Nutritional Supplements and Doping

@article{Pipe2002NutritionalSA,
  title={Nutritional Supplements and Doping},
  author={Andrew L. Pipe and Christiane Ayotte},
  journal={Clinical Journal of Sport Medicine},
  year={2002},
  volume={12},
  pages={245-249}
}
  • A. PipeC. Ayotte
  • Published 1 July 2002
  • Education, Medicine
  • Clinical Journal of Sport Medicine
ContextThe problems of doping in sport and the increasing use of nutritional supplements by athletes are issues that intersect to the degree that a large number of supplements may contain substances that are banned in sport. Many supplements contain substances that are associated with significant health hazards. Athletes consuming such supplement products may jeopardize their sporting status, and their health. ObjectivesTo clarify and summarize the current status of dietary supplements in… 

Use of nutritional supplements in sports: risks, knowledge, and behavioural-related factors.

In addition to the necessity of an appropriate regulation of dietary supplements, nutritional education and scientifically sound guidance for athletes is required.

Nutritional supplements: prevalence of use and contamination with doping agents

The present review attempts to address the issues concerning the use of nutritional supplements and the detection of doping agents as contaminants in dietary supplements.

Contamination of dietary supplements and positive drug tests in sport

There is now evidence that some of the apparently legitimate dietary supplements on sale contain ingredients that are not declared on the label but that are prohibited by the doping regulations of the International Olympic Committee and of the World Anti-Doping Agency.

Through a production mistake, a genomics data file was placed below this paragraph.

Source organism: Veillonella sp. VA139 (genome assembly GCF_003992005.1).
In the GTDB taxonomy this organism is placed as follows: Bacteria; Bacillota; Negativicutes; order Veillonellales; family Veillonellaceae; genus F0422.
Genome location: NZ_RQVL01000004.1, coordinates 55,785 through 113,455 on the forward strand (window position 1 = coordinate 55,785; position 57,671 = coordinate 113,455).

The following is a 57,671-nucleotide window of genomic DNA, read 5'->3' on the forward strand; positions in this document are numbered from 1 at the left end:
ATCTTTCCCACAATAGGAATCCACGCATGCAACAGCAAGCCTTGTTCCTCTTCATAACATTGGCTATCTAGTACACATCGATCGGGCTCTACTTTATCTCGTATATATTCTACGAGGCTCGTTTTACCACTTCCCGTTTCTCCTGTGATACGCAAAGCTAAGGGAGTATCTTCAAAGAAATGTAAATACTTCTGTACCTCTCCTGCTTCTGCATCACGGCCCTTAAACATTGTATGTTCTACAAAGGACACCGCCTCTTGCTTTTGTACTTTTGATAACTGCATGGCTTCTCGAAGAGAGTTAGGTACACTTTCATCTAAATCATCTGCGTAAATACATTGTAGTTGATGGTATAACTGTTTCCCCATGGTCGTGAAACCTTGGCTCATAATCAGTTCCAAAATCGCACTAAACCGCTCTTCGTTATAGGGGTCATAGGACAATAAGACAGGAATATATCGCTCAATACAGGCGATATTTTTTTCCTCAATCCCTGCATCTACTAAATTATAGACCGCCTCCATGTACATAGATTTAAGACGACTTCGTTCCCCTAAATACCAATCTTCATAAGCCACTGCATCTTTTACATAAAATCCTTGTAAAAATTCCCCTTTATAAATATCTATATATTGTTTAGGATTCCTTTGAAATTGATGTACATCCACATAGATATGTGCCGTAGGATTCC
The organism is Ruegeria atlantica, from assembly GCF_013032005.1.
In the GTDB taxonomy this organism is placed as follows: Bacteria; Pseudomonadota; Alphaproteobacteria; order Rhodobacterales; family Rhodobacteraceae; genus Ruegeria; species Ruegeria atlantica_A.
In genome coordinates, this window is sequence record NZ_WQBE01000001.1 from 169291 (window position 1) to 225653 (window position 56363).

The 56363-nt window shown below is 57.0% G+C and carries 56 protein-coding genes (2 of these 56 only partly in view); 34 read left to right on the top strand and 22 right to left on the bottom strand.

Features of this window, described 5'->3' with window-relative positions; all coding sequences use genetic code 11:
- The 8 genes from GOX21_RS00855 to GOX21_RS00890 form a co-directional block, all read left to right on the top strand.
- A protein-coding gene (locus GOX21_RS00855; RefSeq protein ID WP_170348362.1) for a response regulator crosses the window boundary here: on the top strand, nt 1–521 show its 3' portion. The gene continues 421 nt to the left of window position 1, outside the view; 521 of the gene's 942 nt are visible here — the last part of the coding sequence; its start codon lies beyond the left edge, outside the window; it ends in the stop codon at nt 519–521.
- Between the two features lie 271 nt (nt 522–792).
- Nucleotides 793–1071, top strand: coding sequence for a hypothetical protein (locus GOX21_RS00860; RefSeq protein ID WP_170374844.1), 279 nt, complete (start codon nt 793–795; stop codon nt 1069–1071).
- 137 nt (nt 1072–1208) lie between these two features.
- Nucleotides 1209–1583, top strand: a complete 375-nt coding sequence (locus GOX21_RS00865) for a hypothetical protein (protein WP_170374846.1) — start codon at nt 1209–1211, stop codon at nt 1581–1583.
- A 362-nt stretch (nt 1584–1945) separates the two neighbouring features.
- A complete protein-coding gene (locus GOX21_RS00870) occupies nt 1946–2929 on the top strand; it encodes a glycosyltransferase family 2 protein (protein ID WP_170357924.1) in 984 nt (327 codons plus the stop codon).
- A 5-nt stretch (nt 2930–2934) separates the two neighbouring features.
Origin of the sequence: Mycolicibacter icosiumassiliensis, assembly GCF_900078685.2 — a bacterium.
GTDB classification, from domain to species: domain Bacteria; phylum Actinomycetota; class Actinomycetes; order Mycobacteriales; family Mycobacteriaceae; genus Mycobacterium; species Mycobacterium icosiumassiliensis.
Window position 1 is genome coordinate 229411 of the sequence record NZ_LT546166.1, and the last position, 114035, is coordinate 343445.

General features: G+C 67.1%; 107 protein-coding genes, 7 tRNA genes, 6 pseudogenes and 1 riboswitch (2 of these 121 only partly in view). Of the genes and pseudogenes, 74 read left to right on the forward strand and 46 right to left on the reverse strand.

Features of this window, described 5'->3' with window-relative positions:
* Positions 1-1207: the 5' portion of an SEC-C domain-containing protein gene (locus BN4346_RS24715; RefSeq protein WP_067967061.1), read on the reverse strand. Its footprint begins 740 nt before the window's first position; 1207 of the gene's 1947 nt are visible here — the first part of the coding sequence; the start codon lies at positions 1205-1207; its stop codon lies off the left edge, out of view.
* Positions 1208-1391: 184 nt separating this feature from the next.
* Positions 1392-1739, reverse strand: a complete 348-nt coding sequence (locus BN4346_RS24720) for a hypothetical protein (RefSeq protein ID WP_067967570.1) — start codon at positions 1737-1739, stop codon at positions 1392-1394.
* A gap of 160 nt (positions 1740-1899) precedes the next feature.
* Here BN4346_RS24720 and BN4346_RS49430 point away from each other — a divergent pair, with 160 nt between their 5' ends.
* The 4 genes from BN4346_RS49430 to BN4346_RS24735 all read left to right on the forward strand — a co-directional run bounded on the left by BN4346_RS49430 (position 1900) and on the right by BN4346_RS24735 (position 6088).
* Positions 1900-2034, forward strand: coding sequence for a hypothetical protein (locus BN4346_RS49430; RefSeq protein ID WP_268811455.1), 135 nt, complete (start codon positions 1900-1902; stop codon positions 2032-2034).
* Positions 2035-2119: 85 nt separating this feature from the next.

Assurance Issues in the Use of Dietary Supplements , with Special Reference to Protein Supplements 1 , 2

The risk associated with the use of protein powders produced by major manufacturers is probably low, and the risk can be further reduced by using only products that have been tested under one of the recognized supplement quality assurance programs that operate in various countries.

Quality assurance issues in the use of dietary supplements, with special reference to protein supplements.

The risk associated with the use of protein powders produced by major manufacturers is probably low, and the risk can be further reduced by using only products that have been tested under one of the recognized supplement quality assurance programs that operate in various countries.

Dietary supplement use by adolescents.

The unrestrained consumption of dietary supplements should be avoided, since, besides the lack of evidence that such practice will lead to improvement of performance, it exposes adolescents to several adverse effects.

The continuing story of nutritional supplements and doping infractions

The NZVT experience has shown that paper-based quality systems are still prone to possible contaminations, which leads to the conclusion that the best possible solution for athletes who wish to use nutritional supplements must include laboratory-based analysis for doping substances, preferably repeated for every new batch.

Cardiovascular toxicities of performance-enhancing substances in sports.

The current evidence regarding cardiovascular risk for persons using anabolic-androgenic steroids including 2 synthetic substances, tetrahydrogestrinone and androstenedione (andro), stimulants such as ephedra, and nonsteroidal agents such as recombinant human erythropoietin, human growth hormone, creatine, and beta-hydroxy-beta-methylbutyrate is examined.

Doping through supplement use: a review of the available empirical data.

  • S. OutramB. Stewart
  • Economics
    International journal of sport nutrition and exercise metabolism
  • 2015
It is argued that antidoping regulators may wish to review current data gathering and information provision systems so that the problem of inadvertent doping can be more directly assessed as a factor in sports doping overall.

Performance-enhancing drugs, supplements and the athlete's heart : performance-enhancing and the heart

Clinicians should be aware of the problems that such drug use can engender, and be sensitive to the possibilities of such abuse in caring for athletes and young patients, particularly in those presenting with unusual or unanticipated cardiovascular signs and symptoms.
...

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